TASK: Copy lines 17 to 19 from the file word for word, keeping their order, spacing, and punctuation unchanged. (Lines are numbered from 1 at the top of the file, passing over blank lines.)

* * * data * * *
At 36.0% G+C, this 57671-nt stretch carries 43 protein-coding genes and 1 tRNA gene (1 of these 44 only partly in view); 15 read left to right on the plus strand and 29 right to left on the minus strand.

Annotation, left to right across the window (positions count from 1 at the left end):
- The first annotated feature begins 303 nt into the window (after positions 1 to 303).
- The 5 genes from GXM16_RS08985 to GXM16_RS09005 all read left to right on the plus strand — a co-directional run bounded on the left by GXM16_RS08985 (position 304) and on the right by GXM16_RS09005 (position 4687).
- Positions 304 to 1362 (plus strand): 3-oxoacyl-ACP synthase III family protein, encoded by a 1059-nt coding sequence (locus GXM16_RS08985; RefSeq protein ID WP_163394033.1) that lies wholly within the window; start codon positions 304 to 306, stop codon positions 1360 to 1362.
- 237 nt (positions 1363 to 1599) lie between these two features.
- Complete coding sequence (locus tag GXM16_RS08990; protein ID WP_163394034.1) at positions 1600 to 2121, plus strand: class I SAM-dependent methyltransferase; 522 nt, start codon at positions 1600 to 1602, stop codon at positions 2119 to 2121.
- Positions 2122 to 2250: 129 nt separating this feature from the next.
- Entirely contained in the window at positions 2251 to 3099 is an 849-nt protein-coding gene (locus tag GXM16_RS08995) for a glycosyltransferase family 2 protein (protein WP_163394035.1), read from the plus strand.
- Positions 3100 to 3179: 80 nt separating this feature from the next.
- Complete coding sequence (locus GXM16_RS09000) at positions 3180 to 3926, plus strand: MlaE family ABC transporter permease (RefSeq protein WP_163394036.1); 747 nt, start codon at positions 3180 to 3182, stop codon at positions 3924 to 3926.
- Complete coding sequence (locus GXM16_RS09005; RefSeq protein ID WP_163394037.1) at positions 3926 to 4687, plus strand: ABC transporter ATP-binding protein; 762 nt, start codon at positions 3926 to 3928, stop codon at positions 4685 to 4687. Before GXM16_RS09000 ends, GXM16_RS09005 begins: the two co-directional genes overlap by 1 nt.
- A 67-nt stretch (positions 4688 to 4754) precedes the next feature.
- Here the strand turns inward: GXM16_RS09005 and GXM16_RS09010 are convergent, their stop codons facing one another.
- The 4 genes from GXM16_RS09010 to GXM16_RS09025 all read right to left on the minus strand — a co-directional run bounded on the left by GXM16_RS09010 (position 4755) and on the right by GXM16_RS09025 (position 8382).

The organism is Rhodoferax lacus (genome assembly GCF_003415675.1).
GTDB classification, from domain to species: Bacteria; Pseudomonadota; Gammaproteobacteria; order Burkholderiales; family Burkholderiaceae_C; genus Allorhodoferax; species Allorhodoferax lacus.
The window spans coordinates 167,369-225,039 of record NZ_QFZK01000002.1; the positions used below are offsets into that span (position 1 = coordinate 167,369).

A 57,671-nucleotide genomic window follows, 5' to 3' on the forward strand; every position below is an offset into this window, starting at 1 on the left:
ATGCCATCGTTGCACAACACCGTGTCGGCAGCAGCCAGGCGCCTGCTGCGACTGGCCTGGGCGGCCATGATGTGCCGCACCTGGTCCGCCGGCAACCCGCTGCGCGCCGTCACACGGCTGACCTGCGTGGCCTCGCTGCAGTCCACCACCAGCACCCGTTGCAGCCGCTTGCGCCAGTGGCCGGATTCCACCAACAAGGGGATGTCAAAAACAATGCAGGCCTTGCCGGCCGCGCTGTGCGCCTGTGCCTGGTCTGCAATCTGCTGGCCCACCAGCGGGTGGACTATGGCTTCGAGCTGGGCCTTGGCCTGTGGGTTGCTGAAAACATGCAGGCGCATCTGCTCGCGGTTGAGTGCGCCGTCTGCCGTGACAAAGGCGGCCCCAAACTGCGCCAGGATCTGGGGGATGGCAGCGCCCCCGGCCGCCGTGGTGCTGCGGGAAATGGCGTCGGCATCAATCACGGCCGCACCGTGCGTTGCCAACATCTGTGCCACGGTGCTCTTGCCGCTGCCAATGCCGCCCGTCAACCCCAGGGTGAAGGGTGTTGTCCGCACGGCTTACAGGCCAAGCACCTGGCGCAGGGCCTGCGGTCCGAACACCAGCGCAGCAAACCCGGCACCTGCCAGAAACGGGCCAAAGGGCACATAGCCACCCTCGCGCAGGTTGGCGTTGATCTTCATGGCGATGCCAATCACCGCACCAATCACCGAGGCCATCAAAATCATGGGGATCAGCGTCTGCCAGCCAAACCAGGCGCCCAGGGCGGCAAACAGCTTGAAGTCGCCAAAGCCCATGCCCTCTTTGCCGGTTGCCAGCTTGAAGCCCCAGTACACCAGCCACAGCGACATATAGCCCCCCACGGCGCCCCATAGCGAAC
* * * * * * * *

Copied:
GTDB classification, from domain to species: Bacteria; Pseudomonadota; Gammaproteobacteria; order Burkholderiales; family Burkholderiaceae_C; genus Allorhodoferax; species Allorhodoferax lacus.
The window spans coordinates 167,369-225,039 of record NZ_QFZK01000002.1; the positions used below are offsets into that span (position 1 = coordinate 167,369).

A 57,671-nucleotide genomic window follows, 5' to 3' on the forward strand; every position below is an offset into this window, starting at 1 on the left: